A recent story today about discussions for an official defense Botnet in the USA prompted me to post a question I've been asking for the last year. Are some of the world's botnets secretly run by intelligence agencies, and if not, why not? Some estimates suggest that up to 1/3 of PCs are secretly part of a botnet. The main use of botnets is sending spam, but they are also used for DDOS extortion attacks and presumably other nasty things like identity theft. But consider this... more

Short Domain Names Threatened by Proposed Policy on IGO Dispute Resolution Procedure

ICANN staff has published a draft report on dispute resolution procedures for IGO (inter-governmental organization) domain names. This proposal has deep flaws and should be rejected by the community, as it does not have the balance and protection of registrant rights present in the existing UDRP. Initially, the proposed policy would apply to new Top-Level Domains (TLDs), but via a Policy Development Process (PDP) it could be extended to existing TLDs. more

Temporary Restraining Order Issued Against Domainer's Use of "mylennar.com"

Companies sometimes find that opportunistic purchasers of domain names (often referred to as "domainers"), will purchase a domain name quite similar to that of the company, and establish a site at the URL loaded with revenue-generating sponsored ads. To accomplish these purposes, domainers seem to prefer the services of companies like HitFarm and Domain Sponsor. A web user types in the confusingly similar URL and is bombarded with pop-up ads and sponsored links to goods and services, often competitive to the company whose name or trademark is being appropriated in the URL... more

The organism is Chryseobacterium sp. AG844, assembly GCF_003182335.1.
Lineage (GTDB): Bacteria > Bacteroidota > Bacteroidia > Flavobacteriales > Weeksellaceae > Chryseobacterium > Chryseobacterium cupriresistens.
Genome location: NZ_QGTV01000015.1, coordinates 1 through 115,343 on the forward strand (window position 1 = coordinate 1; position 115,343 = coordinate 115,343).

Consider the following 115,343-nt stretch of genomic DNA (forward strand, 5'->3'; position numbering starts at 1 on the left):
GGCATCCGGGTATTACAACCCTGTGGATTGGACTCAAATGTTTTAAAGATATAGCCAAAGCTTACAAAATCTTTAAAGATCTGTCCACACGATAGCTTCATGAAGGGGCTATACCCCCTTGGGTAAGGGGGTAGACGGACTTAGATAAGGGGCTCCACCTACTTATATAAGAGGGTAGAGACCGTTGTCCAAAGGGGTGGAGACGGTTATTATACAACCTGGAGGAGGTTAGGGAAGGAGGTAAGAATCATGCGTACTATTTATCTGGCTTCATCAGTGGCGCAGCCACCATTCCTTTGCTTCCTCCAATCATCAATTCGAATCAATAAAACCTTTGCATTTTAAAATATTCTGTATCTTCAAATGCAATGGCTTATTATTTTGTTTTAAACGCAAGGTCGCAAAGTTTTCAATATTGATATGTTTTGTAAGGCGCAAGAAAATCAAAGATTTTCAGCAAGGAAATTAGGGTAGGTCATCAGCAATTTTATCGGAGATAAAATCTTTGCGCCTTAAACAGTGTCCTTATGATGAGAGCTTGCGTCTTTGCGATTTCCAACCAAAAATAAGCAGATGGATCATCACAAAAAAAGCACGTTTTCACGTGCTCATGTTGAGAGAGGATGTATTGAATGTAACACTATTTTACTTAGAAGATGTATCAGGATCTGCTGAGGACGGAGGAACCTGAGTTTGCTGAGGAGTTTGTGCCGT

UDRP Good for Trademark Protection, Not So Good for Political Process

Social Science Research Network has published a paper examining "the large gaps and inconsistencies in current domain name law and policy" as compared with domain name use in the political context. The paper suggests that the current domain name policy is focused on protecting trademark uses of domain names against bad faith commercial 'cybersquatters' but does not deal with protecting use of domain names as part of the political process. more

Why I Voted for .XXX

The ICANN Board voted today 9-5, with Paul Twomey abstaining, to reject a proposal to open .xxx. This is my statement in connection with that vote. I found the resolution adopted by the Board (rejecting xxx) both weak and unprincipled... I am troubled by the path the Board has followed on this issue since I joined the Board in December of 2005. I would like to make two points. First, ICANN only creates problems for itself when it acts in an ad hoc fashion in response to political pressures. Second, ICANN should take itself seriously as a private governance institution with a limited mandate and should resist efforts by governments to veto what it does. more

An Alternative to .XXX: IANA Adult Port Assignments

As an alternative to the creation of the .XXX TLD, ICANN/IANA can assign special port numbers that can be used to label adult content. IANA assigns port numbers as part of its duties. For example, port 80 is reserved for the HTTP protocol (i.e. the World Wide Web). Port 443 is reserved for the HTTPS protocol (SSL-secure version of HTTP). Port 23 is for Telnet, port 25 is for SMTP, and so on. One can see the full list at here... In a real sense, the IANA port assignments are just suggestions to the world as to what to expect on certain ports, whether it be a mail server, WHOIS, FTP, POP email or any other service/protocol. more

Internet Economics

One year ago, in late 2017, much of the policy debate in the telecommunications sector was raised to a fever pitch over the vexed on-again off-again question of Net Neutrality in the United States. It seemed as it the process of determination of national communications policy had become a spectator sport, replete with commentators who lauded our champions and demonized their opponents. more